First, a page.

On Friday night, the Philly-based band The Lunar Year will warm up The Shrunken Head (251 W. 5th Ave) with their inviting classical-based indie rock. There’s a lot of depth in the six songs on the band’s debut release, Mon Ange Alice, which came out this past summer and you can hear how artists like The Beatles, Radiohead, and Beirut have influenced the songwriting.
I recently had the opportunity to ask The Lunar Year’s singer/keyboardist Katie Burke a few questions.
Can you give some background on how the band came together? You mentioned that some of you are from – or lived in – Columbus. Were you doing anything musically in Columbus before moving to Philly or was it the move that inspired you to start the band?
Well I am from the Philadelphia area and lived in Columbus for about a year and a half. My bass player Zach McCaw grew up in Columbus. Zach and I have been friends since we were teenagers and started playing together a bit when I moved to Ohio. When I moved back to Philadelphia a few years ago, I started writing on my own. He’s got a great ear for music, so we collaborated long distance for a while and he eventually moved to Philadelphia to go to school for audio engineering. I wrote alot of solo pieces at the start and played with some friends here in Philly, but it wasn’t until he moved that we really started seeing a vision for the music. Then we found Steve Heine, our guitarist, and our drummer Kevin Walker. It was really something to see how our musical backgrounds blended so well. I write all of the music and then we come together and see what parts should go where and where we want to take the song. I feel grateful to have found such excellent musicians who understand the music I write and share the same passion for it.
As a father of two teenage daughters (and an 11-year-old), as much as I’ve tried to influence their music listening, they each have their own unique tastes just as I did when I was their age. I think we all have favorite bands that we discovered when we were young and impressionable that will forever be our favorite bands, but we also refine our tastes as we grow older. What bands/artists spoke to you as a teenager that you still hold onto and was there a turning point in either listening to music or writing music that led you to the music that speaks to you as an adult?
Growing up, my Dad got me into The Beatles who are still my greatest influence. (I know it’s very cliche as a musician to say that but you just can’t get away from it! I listen to Abbey Road on vinyl probably once a week!) As a teenager, I’d have to say my three favorites were Iron and Wine, Beirut and Damien Rice. Iron and Wine’s album “Our Endless Numbered Days” is breathtaking in a subdued way and I still go back to it when I feel lost in my writing. I have always loved how Beirut blends different genres and styles of music to create songs that I can only explain as a romantic experience. I try to do the same with my music. I am writing a new record right now and I hope that the same qualities will be reflected in the songs.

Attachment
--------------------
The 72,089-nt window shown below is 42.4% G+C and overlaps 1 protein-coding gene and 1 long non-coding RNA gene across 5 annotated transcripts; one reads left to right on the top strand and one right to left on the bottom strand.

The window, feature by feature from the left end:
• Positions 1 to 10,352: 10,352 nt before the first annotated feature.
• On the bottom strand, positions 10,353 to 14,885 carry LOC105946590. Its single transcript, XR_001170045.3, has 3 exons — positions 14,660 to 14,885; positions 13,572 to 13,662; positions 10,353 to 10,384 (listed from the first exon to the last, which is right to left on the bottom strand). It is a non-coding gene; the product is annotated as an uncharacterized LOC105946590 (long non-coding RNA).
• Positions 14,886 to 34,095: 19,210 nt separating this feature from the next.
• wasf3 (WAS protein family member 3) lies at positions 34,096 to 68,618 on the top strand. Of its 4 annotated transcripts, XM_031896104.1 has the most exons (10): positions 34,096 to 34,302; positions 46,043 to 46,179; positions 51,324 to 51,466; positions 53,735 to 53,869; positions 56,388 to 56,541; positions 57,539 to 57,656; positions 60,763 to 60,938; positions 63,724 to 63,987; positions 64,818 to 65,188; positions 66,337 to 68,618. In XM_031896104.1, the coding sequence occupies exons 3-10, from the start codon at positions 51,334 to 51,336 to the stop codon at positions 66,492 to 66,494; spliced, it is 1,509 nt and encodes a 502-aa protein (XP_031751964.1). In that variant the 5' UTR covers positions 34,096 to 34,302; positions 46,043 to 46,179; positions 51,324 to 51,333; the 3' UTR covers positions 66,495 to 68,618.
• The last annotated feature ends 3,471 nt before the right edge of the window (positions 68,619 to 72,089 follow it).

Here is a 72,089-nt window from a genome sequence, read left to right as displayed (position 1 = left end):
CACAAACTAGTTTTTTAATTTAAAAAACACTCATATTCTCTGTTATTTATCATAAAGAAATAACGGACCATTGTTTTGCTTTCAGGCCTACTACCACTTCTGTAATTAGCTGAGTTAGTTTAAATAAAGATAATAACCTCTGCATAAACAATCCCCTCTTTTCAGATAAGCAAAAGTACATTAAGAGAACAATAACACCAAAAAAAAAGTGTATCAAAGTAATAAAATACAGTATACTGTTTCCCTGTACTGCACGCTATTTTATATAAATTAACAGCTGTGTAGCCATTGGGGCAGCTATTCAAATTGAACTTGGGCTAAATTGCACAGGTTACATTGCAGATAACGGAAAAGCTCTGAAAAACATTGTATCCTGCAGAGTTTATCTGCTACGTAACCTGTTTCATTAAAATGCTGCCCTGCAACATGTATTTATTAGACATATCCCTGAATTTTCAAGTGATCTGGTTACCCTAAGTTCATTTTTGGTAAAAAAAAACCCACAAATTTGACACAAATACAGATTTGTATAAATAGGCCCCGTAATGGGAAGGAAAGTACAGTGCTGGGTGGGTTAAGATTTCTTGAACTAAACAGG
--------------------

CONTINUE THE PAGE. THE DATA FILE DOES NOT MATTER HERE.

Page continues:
From your experiences, is Philly a good place to live as a musician? I know members of the Columbus band All Dogs have moved to Philly within the last year or so, I believe because they think Philly’s got a good and supportive scene and it’s close to New York which offers a lot more opportunities than Columbus might. Are there particular bands/musicians that you tend to gravitate to when playing – or going to see – shows or are you constantly exploring new and different talent?
There are up sides and down sides to being a musician in Philadelphia. You have very close knit groups of people that will support you, but the city is so large that it’s sometimes hard to find the right place to fall into. I have played with bands that I’ve really loved and ones that are not so great. To me, I think the most important thing is to be supportive. I try to do that with the local musicians that I’m friends with here and ones who are travelling through. Even if you don’t play the same type of music, it’s still really important to be a friend because we’re all trying to do the same thing. My biggest pet peeve is when indie artists think that they are above that. In smaller cities like Columbus you see that support system a lot more, and I think it’s mainly due to size. I love living on the east coast though. Even with its down sides, it pulls you in!